Freedom of expression continued to be heavily restricted. Independent and opposition journalists were routinely harassed and some were imprisoned on disputed charges in trials failing to comply with international standards. Some religious groups faced continued harassment.
Freedom of expression – journalists
Opposition and independent journalists continued to face harassment, physical assault and intimidation on account of their journalistic activity. Although defamation and libel continued to be criminal offences, several journalists were imprisoned on other criminal charges ostensibly unrelated to their journalistic activity, such as “hooliganism” or “bribery”. The trials of journalists facing such charges did not meet international fair trial standards, and they effectively silenced reporting critical of the government.
"There were continued reports of the forcible shaving of beards by police."
No significant progress was reported by the authorities in the investigations of numerous cases of assault against journalists. In the case of newspaper editor Elmar Hüseynov, shot dead in 2005, the authorities reported that they were engaged in “all possible measures” to extradite two ethnic Azeris of Georgian citizenship in connection with the crime; the Georgian government reportedly refused to extradite them on the grounds of their Georgian citizenship.
- Faramaz Novruzoğlu and Sardar Alibeylı of the Nota Bene newspaper were sentenced to two years’ imprisonment and 18 months’ corrective labour respectively, after reporting on alleged corruption in the Ministry of Internal Affairs.
- In March Qenimet Zahid, editor-in-chief of the opposition newspaper Azadlıq (Freedom), was sentenced to four years’ imprisonment on charges of hooliganism and assault. His lawyer said that his trial was not conducted in accordance with international fair trial standards.
- Azadlıq correspondent Aqil Xalil was physically assaulted in February, allegedly by local officials engaged in illegal tree felling, and then stabbed in an assault by unknown men in March. Aqil Xalil believed he was stabbed because of his investigation of alleged illegal land transactions. In April the Prosecutor General’s Office claimed that he had been stabbed by a homosexual lover; these claims were refuted by Azerbaijani human rights NGOs.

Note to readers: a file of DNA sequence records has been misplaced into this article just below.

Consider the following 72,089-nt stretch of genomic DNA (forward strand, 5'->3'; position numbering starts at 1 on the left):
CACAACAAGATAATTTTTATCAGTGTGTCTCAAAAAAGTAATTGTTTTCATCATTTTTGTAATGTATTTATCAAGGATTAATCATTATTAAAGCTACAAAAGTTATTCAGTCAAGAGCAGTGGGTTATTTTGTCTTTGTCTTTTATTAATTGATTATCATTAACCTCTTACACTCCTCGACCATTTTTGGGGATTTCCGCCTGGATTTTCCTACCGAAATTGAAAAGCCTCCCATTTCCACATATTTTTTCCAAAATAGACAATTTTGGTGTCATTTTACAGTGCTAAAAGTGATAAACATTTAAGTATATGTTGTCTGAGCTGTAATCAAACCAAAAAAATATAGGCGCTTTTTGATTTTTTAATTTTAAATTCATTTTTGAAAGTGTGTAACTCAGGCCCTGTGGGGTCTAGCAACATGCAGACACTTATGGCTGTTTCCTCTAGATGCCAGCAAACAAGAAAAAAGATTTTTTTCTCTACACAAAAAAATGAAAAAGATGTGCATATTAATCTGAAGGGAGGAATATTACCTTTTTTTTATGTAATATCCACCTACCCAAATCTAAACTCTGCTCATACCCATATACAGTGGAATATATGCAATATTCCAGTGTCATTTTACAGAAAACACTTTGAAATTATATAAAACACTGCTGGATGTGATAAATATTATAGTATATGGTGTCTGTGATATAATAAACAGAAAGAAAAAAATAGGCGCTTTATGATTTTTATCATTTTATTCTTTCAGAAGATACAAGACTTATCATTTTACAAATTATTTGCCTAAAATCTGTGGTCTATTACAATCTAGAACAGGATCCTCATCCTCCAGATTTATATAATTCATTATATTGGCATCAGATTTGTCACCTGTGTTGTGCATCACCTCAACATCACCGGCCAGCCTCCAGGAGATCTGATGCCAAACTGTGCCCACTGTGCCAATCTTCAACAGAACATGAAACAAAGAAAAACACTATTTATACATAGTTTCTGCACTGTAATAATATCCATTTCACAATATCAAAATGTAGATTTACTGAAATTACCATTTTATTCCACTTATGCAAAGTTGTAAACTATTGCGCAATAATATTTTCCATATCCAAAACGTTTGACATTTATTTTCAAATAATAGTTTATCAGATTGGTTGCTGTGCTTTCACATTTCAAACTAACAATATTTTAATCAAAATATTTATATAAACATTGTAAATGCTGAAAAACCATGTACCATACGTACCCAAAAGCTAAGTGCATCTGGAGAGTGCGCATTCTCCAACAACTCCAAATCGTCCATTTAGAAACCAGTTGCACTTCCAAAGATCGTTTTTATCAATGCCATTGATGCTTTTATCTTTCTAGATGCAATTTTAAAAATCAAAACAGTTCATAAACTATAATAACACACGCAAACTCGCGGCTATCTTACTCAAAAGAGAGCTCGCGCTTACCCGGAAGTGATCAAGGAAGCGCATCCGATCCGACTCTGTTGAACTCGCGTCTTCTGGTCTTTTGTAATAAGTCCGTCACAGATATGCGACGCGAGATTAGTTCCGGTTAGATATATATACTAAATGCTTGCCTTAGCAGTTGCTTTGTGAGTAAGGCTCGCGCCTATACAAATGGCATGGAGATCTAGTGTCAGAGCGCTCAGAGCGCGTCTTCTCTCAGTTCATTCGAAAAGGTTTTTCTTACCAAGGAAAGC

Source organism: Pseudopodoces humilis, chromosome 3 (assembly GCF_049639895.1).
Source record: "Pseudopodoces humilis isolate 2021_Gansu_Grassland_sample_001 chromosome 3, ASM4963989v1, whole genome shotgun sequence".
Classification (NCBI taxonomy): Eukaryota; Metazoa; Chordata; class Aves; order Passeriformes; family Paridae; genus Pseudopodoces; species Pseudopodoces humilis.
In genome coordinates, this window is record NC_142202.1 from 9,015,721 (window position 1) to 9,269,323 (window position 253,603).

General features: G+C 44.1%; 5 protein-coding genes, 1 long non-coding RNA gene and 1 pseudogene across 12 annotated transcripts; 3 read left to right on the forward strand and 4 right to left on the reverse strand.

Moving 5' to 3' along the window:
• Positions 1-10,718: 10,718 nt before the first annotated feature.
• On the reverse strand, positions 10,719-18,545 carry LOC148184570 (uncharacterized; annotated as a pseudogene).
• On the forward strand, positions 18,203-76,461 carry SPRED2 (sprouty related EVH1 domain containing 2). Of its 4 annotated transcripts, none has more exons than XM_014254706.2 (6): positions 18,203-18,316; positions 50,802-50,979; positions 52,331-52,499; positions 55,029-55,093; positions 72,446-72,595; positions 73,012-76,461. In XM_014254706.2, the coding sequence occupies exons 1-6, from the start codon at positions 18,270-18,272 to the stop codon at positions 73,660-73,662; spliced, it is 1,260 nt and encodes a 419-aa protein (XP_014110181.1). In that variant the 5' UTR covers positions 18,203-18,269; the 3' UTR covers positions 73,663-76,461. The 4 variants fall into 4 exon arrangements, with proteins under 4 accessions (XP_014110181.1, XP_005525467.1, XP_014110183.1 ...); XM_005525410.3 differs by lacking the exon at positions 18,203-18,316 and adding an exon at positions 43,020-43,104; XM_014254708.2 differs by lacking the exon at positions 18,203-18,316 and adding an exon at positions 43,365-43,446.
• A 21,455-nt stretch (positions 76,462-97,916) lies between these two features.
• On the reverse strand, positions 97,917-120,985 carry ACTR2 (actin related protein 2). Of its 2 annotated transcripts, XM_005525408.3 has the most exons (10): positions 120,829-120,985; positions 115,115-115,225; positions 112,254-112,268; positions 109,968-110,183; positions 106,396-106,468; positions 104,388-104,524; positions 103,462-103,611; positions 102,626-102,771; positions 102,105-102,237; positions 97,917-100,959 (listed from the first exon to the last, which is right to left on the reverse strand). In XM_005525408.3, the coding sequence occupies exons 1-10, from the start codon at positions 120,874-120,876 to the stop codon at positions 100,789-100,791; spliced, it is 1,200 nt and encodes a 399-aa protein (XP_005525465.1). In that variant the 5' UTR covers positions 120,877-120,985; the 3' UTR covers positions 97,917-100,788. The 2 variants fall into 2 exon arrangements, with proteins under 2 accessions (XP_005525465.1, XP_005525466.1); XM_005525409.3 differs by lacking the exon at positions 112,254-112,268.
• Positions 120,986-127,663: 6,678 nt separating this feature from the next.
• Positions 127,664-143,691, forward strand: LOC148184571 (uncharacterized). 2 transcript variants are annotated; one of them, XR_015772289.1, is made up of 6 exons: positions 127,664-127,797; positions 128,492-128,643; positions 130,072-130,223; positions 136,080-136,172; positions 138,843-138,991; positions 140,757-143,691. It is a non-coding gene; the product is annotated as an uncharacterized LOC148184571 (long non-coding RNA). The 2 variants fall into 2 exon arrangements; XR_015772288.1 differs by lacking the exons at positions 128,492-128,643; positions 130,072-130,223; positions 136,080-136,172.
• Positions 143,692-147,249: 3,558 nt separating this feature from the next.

- In June Emin Hüseynov, director of the media watchdog the Institute for Reporters’ Freedom and Safety (IRFS) and a prominent activist, was detained and allegedly beaten by police. He was hospitalized with severe head and neck pains.
- In late August three journalists were allegedly beaten in Naxçivan, an autonomous exclave situated between Iran and Armenia. Radio Liberty correspondents Malahet Nasibova and Ilgar Nasibov, and IRFS correspondent Elman Abbasov, were reportedly beaten up by members of the Nehram village local administration. The incident took place while the journalists were reporting on a confrontation between the Nehram village residents and local police, and their equipment was also taken and destroyed.
Freedom of religion
Representatives of religious groups or confessions outside officially endorsed structures continued to be harassed. In August the Abu Bekr mosque in Baku was bombed, resulting in three deaths. Following this incident, Muslims were banned from praying in public outside mosques. There were continued reports of the forcible shaving of beards by police.
- In March Zaur Balaev, a Baptist pastor sentenced in August 2007 to two years’ imprisonment on charges of resisting arrest and assault, was pardoned and released. In June another Baptist pastor, Hamid Şabanov, was arrested in Aliabad on charges of possessing a firearm. His family and Baptist community members said that the weapon was planted. His trial began in July and was still pending at the end of the year; he was transferred from prison to house arrest in November.
- In August a Baku-based Protestant community had its place of worship confiscated without compensation, despite state-certified legal ownership of the site.
- In September the Supreme Court rejected the appeal of Said Dadaşbeyli, sentenced in December 2007 to 14 years’ imprisonment on charges relating to terrorism. Said Dadaşbeyli had headed a religious organization called NIMA, accused by the authorities of co-operating with Iranian secret services but which his family and lawyer said was involved only in charitable activities.
Torture and other ill-treatment
In July the Baku Court of Appeals upheld the prison sentences of Dmitri Pavlov, Maksim Genashilkin and Ruslan Bessonov, aged between 15 and 16 at the time of detention and convicted in June 2007 on charges of the murder of another teenager. There was no investigation of the boys’ allegations that they had confessed under torture.
Amnesty International reportsAzerbaijan: Five journalists released (3 January 2008)
Azerbaijan: Mixed messages on freedom of expression (28 February 2008)
Azerbaijan: Persecution of opposition newspaper continues unabated (20 March 2008)
Azerbaijan: Amnesty International condemns beating of media watchdog Emin Hüseynov (20 June 2008)